A house in Orleans described as a “fixer-upper” in a Remax listing sold for $76,000 over the asking price in January. With four bedrooms and three bathrooms, the house was listed at $399,000 and received 22 offers before selling for $475,000. According to the 2020 Ottawa Housing Market Outlook published by Remax Hallmark’s Pilon Group, this seems to be the new norm in Ottawa.

Jason Pilon, leader of the Pilon group, says the price increases in the city’s real estate market have been due for a while.

Jason Pilon, Broker of Record, the Pilon Group

“If you bought a house in the year 2000 in Ottawa, by 2010 everything had doubled, and from 2012 to 2016, we really didn’t have any growth,” said Pilon.

According to Pilon, it’s typical for Ottawa to go through significant growth periods of five to six years, followed by several years of a flat market.

The consistent job market in Ottawa’s public sector, as well as a large population increase in recent years are some of the factors Pilon credits for the surge in housing prices.

“If you look back between 2015-2018, we added 100,000 people to the population in Ottawa,” said Pilon. “That increase alone drives the demand for housing in Ottawa, which is also why the rental rates are increasing dramatically.”

Deborah Burgoyne, president of the Ottawa Real Estate Board (OREB), says in the past three years Ottawa has become more of a seller’s market, meaning there are more buyers than homes for sale.

A buyer’s market has more sellers than people looking to buy homes. A balanced market would be an equal amount of homes for sale and buyers.

“There is minimal inventory, so there is not enough supply for the demand, which causes prices to increase and continually go up beyond what they normally would,” said Burgoyne.

Because of this, Pilon says he’s seeing unprecedented numbers of offers on property listings.

“I don’t know any real estate agent who has seen the level of multiple offers that we have now,” he said. “It’s not uncommon for properties to have 20 to 30 offers right now in the city.”

Who is buying?

Pilon says he thinks the average age of first-time buyers is going up. He estimated that 20 years ago, people in their 20s were looking to purchase, and now those entering the market are more often in their thirties.

“It’s just harder and harder to afford, and with rents going up, it’s harder to save to afford buying,” he said.

The hottest price point for houses the Pilon group has been selling lately is between $300,000 and $450,000. According to Pilon, this may get you a one-bedroom condo downtown core or a small townhouse in the suburbs.

To combat the rising prices of homes across Canada, the federal government implemented the first-time home buyer incentive in the 2019 budget, which helps Canadians buy their first home by providing government financing to help with the purchase of a home.

However, the incentive has been criticized, because the restrictions effectively make it available for only a very narrow range of buyers, and not in pricey urban markets such as Toronto and Vancouver, where the cost of some homes is too high to qualify for the program.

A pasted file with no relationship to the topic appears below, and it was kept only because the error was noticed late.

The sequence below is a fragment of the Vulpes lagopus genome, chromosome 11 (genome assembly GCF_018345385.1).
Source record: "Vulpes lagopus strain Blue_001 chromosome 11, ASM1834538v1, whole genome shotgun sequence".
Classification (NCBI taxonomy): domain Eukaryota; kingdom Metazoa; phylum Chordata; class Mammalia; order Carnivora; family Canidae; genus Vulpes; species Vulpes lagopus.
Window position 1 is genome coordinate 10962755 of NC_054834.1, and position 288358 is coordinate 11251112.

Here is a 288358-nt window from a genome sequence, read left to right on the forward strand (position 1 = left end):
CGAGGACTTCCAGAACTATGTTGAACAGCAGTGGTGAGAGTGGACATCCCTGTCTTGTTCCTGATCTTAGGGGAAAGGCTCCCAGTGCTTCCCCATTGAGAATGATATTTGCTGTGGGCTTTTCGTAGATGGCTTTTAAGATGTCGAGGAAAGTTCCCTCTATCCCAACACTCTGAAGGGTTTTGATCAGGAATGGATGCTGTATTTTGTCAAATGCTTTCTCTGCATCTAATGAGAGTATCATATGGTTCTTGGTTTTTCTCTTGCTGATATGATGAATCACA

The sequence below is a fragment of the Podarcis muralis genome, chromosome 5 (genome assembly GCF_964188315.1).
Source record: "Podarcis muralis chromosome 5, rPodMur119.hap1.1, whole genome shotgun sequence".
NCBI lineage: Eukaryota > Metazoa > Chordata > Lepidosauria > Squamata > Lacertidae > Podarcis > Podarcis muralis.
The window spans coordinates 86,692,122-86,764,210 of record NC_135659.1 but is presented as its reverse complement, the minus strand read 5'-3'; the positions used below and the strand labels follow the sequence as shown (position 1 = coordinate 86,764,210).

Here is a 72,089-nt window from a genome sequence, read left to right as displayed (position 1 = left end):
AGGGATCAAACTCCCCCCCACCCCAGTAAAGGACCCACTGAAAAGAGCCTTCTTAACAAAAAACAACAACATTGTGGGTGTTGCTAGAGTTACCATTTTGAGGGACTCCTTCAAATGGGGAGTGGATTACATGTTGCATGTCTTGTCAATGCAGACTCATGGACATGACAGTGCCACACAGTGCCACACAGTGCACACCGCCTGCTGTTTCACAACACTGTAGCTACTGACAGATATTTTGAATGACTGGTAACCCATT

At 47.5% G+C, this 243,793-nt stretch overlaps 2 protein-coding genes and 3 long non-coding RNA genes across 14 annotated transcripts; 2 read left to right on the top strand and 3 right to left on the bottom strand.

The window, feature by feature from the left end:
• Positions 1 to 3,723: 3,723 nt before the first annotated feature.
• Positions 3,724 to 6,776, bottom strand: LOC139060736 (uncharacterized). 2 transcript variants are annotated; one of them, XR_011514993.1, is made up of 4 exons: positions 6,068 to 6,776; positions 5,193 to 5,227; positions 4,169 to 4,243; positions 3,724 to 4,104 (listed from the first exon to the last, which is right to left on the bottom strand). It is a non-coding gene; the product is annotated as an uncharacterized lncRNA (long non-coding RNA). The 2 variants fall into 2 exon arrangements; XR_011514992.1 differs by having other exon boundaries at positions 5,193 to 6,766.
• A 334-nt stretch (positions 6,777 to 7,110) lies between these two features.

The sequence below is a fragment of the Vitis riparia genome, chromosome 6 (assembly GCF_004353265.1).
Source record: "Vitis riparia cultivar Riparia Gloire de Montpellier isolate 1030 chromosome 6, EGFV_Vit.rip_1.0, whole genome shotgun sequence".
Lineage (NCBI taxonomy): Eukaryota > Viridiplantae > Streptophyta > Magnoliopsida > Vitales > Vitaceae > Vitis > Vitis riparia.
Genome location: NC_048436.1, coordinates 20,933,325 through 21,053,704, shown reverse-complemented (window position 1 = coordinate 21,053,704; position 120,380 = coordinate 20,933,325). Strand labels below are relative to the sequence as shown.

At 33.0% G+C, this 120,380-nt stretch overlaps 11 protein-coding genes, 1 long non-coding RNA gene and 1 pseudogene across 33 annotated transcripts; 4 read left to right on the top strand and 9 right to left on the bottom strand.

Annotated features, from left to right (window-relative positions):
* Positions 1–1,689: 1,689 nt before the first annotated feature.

During the 2019 election Prime Minister Justin Trudeau said he wants to continue to improve upon the incentive by accommodating buyers with higher incomes and larger mortgages.

Although Ottawa has seen a relatively stable housing market for years, 2019 and 2020 have seen a spike in prices, says Steve Pomeroy, a housing market analyst at Focus Consulting.

“Ottawa I think is really standing out a bit across the country as having one of the higher annual rates of price increase, which is an anomaly historically,” he said.

In terms of who is buying houses, Pomeroy also says he suspects that people entering the market are older than buyers would have been in the past, but there is no solid data to back this up, aside from a few small-scale surveys.

Statistics Canada does not specifically track the ages of first-time home buyers, but they do track home ownership rates by age groups.

“We haven’t seen a dramatic decline in the home ownership rate in young age groups,” says Pomeroy.

Why are prices going up?

According to Burgoyne, Ottawa’s job market is one of the biggest reasons behind the demand for housing.

“The federal government is a big employer here and it brings in hundreds of thousands of people,” says Burgoyne. “There’s also tech companies and the military that hire and bring people to Ottawa.”

Canadians and immigrants are also moving to the capital because of its highly educated population, quality of life and cost of living, according to Burgoyne. “Ottawa has a lot to offer.”

Pomeroy agrees that the reason for Ottawa’s steady housing market growth has been stable employment rates and population increase.

For people looking to sell their homes this year, Burgoyne advises to first find a place on the market to purchase before listing your home.

“We’re confident you would sell your house but it’s a coin toss on whether you can find a house to buy in this scarce market,” says Burgoyne.